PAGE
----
Yesterday I met a true expert in test automation. After years of designing tests for startups he had his eureka moment about solving a problem he faced on a daily basis, in an original way. So he left his job and founded his startup. Built his MVP, got a few paying customers, raised some money, joined one of the best incubators our Startup Nation can offer, and like most of us, he hit a slump. It turned out the market he was targeting, the one that had best fit for his original idea, was hard to penetrate (aren’t they all…) but it is also too small to be worth the effort.
At this point in his story the strategy consultant in me woke up! Perhaps I can add value by helping him pivot. Find a new market for his tech. Yes I know, another startup with an amazing tech looking for a problem to solve… or I could help him find a new tech for his existing customers. We could go through the classical Lean pivoting options and leverage the assets he accumulated so far. We could go creative and find whole new markets, beyond the test automation box, that could benefit from his original tech.
As I was flying off in my head about these new markets and how I can save the day and help his startup, I noticed he was still speaking… He went on to describe how he went back to the white board, and looked for a completely new problem to solve. He didn’t follow classical methodologies of keeping one foot as pivot looking where to place the other. He didn’t ask himself who else can benefit from his original tech, nor did he ask his early adopting customers what other problems can he solve for them. Instead he went back to his comfort zone of test automation. He looked for something new. New problem. New customers. New tech. And while there is some connecting string — the test automation space — the customers he wanted to go after now are completely different from those of his original solution, and so is the tech.
At this point I asked what his current challenge is: validating / challenging this new direction? His astonished facial expression gave me the real answer. It took us a bit longer to get there though. Being the smart and reflective entrepreneur that he is, he said that it could be an interesting avenue to pursue. But as I tried poking in different directions, it became clear to both of us that he wanted to stay in test automation. That was his personal preference.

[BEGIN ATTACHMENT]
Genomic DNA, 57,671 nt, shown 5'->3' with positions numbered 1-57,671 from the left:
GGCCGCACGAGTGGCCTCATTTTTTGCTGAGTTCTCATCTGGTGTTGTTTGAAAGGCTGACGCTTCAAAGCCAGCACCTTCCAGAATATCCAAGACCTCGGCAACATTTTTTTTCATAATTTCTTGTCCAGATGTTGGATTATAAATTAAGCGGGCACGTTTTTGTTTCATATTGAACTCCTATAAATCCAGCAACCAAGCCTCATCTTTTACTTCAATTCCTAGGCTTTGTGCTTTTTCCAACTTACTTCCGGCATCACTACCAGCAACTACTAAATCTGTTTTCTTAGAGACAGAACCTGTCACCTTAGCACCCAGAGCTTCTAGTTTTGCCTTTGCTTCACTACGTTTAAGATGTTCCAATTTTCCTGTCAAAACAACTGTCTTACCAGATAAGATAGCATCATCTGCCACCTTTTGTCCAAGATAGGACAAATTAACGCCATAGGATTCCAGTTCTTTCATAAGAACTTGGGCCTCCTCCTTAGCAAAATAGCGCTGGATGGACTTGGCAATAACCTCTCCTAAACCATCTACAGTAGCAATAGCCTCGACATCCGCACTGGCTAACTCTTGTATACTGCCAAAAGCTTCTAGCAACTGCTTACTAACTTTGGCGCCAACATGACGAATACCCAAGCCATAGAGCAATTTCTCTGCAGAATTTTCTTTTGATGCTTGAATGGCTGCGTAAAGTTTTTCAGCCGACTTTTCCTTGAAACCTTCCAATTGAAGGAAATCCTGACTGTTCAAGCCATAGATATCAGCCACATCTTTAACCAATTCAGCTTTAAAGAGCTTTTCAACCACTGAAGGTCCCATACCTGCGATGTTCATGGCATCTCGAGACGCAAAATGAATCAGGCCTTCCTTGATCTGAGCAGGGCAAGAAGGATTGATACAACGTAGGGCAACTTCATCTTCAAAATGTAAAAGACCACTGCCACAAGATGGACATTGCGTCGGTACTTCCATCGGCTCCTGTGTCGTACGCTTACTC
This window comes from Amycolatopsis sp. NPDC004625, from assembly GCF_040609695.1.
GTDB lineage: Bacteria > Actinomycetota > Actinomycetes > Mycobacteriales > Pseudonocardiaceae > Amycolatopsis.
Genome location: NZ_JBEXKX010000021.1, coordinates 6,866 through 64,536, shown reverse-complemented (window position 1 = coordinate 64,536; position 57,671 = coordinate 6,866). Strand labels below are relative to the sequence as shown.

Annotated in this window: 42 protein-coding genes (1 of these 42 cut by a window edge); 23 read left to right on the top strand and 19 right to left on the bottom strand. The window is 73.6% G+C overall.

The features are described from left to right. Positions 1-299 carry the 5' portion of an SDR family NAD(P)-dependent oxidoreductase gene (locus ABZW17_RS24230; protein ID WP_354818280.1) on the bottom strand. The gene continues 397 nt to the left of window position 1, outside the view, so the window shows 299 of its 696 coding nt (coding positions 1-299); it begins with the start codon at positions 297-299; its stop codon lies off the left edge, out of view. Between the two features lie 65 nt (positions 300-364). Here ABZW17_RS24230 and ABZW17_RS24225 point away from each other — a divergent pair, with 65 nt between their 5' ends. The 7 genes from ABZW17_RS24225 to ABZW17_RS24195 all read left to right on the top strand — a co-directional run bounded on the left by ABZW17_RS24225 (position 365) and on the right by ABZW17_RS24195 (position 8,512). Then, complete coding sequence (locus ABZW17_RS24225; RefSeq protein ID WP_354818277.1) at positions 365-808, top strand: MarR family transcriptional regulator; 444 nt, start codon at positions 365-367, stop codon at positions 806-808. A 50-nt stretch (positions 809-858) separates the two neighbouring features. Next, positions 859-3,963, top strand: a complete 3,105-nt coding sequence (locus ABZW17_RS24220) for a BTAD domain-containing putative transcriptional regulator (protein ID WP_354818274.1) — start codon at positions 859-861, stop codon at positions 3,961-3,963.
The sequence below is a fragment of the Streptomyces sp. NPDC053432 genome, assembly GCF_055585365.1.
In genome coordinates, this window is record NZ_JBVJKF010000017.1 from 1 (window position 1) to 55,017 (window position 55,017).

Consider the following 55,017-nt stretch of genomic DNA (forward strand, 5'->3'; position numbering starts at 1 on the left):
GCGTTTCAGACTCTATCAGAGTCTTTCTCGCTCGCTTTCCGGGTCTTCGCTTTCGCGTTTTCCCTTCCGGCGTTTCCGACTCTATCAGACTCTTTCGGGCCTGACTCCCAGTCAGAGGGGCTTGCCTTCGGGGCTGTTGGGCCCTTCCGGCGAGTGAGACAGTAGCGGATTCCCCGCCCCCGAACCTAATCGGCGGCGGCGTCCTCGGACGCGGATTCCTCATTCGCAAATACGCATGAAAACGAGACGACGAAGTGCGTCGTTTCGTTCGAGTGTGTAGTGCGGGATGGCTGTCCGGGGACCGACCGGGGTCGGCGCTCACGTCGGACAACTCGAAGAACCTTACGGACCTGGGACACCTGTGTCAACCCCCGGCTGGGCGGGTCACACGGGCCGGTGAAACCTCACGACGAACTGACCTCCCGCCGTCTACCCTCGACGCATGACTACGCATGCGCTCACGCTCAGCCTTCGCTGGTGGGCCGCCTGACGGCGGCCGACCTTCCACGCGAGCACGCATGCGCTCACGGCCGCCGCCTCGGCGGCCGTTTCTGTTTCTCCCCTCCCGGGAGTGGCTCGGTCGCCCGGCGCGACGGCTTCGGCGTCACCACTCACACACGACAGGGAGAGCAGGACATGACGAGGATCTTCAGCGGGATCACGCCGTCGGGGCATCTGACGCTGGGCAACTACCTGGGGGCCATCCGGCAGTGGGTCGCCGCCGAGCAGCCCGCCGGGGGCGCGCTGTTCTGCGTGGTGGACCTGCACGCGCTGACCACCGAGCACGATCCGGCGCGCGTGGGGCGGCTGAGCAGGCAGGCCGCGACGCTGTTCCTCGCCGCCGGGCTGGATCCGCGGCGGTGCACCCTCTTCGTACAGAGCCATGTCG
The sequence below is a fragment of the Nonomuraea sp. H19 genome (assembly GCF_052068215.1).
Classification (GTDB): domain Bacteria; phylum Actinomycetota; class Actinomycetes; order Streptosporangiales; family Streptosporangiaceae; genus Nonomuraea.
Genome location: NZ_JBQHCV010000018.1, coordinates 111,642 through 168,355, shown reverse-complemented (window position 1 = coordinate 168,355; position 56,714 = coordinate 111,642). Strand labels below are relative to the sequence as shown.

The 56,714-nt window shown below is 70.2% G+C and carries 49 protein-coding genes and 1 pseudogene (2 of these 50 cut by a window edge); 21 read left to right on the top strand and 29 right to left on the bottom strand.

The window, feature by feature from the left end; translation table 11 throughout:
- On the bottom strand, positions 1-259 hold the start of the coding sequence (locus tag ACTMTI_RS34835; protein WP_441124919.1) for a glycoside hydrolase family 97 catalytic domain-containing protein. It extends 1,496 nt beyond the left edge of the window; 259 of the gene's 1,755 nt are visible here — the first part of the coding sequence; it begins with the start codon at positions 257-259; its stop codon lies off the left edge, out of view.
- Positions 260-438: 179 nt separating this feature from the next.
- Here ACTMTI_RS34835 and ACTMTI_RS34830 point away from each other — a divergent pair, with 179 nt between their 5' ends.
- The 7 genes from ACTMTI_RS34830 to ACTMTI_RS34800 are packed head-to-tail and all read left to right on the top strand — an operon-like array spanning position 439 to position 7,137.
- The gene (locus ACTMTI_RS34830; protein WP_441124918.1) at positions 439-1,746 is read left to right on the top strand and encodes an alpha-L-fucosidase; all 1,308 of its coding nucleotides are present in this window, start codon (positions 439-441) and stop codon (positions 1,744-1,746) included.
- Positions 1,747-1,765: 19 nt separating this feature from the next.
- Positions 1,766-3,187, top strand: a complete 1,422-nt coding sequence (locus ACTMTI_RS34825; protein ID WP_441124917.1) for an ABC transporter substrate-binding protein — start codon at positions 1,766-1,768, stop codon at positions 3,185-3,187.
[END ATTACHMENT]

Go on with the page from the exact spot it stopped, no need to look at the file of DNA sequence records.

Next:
And here lies the real dilemma: should you follow your personal preference, biased as it may be towards your comfort zone; or should you follow advice of investors, advisors and startup books, and go after what makes more business sense?
My education, experience and common sense says the latter. After all there is value in learning from others, in following proven business methodologies. However, the entrepreneur in me said the opposite. You see, following your passion is the X factor that’s missing from Harvard business methodologies. It’s the only thing that will pick you up after falling flat on your face.
This guy could go after the plausible solution that works well in text books and expand this offering to his existing customers or find new verticals that could benefit from his tech. But there is no guarantee it will work. Most startups follow well-articulated methodologies, and very few have happy endings. The one thing I do know is that, if he does follow the methodological route, he will most likely fail, because his heart isn’t there. Whereas, if he went after the avant-garde solution, risky as it may be according to conventional textbooks, he has a much higher chance to enjoy the ride, and maybe even succeed.
So next time you pivot, ask not what is right for your startup but what is right for YOU!